Tata Coffee eyes Russia
August 9, 2007
Tata Coffee is exploring the possibility
of a joint venture in Russia and CIS countries
for soluble coffee.
Analysts predict that
the market for coffee in Russia will grow
to become as big as western Europe and the
Spain's Seda Solubles
and Switzerland's Alma Foods already have
tieups with local companies in Russia.
Tata Coffee is on the
look-out for joint venture partners in eastern
Europe but for mature markets such as western
Europe and the US, it will take the acquisition
"In Russia and CIS
countries, our largest export market, we
are exploring joint venture tieups. However,
we are yet to start talking to potential
"Creating a coffee
brand for Russia will take a year or two.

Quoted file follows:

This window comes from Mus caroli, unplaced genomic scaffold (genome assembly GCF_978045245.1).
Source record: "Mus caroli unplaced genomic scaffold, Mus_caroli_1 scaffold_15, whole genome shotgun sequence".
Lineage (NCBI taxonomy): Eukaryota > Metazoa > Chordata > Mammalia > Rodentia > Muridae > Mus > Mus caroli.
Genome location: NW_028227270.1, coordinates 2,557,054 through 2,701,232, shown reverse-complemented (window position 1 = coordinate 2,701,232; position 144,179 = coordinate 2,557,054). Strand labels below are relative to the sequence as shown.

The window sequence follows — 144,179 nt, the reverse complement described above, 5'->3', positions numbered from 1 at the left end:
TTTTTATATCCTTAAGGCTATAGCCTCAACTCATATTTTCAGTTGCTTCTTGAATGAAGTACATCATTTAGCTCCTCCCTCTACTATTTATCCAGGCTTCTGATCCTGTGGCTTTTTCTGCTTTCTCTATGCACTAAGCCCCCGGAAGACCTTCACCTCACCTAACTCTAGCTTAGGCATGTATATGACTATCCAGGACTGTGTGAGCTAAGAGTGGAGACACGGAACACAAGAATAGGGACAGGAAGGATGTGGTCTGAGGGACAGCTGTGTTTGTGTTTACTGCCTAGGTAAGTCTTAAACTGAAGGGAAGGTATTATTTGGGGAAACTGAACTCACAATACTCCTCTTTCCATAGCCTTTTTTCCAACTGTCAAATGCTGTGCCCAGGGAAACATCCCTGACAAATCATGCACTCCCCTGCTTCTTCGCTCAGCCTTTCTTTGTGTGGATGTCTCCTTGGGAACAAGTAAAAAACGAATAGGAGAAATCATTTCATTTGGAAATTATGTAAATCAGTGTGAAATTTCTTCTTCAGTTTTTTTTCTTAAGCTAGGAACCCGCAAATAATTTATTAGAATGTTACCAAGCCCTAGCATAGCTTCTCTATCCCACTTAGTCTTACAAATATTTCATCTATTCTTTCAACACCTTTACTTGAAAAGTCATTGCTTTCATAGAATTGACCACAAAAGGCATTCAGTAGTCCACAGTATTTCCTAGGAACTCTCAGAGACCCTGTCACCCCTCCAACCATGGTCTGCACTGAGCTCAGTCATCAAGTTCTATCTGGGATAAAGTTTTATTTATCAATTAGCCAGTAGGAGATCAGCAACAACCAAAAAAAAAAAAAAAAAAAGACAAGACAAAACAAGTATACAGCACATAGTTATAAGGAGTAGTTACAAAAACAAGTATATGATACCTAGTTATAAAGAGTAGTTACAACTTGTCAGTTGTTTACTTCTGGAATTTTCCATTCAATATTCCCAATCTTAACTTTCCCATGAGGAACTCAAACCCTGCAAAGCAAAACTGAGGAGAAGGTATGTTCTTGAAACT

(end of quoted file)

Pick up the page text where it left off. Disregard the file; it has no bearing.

We are yet to decide on the mode. With the
Russian economy doing so well, any coffee
brand from India will be successful in the
lower end of the market," M.H. Ashraff,
managing director of Tata Coffee, told The
Tata Coffee also plans
to move up the value chain in the Russian
coffee market by producing and processing
higher grades of coffee. Global majors such
as Seda Solubles and Alma Foods have tie-ups
with local partners for packaging and logistics.
Seda sells coffee in glass bottles, while
Alma uses cans and sachets.
Last year, Kraft Foods
built a $100-million freeze dried soluble
coffee plant in Russia. Tata Coffee would
also export freeze dried coffee to Russia
from its new plant, which was inaugurated
in March this year. Nestle also has a coffee
processing plant in Russia.
Ashraff feels that for
developing markets like Russia and eastern
Europe, joint ventures work well but for
more mature markets, the acquisition route
is the best. Tata Coffee had acquired the
Eight 'Clock coffee brand in the US.
The Russian coffee market
rose 4 per cent in volume to 108,000 tonnes
in 2005. Demand for natural coffee grew
9 per cent. Soluble or instant coffee and
coffee mixtures rose 3 per cent in volume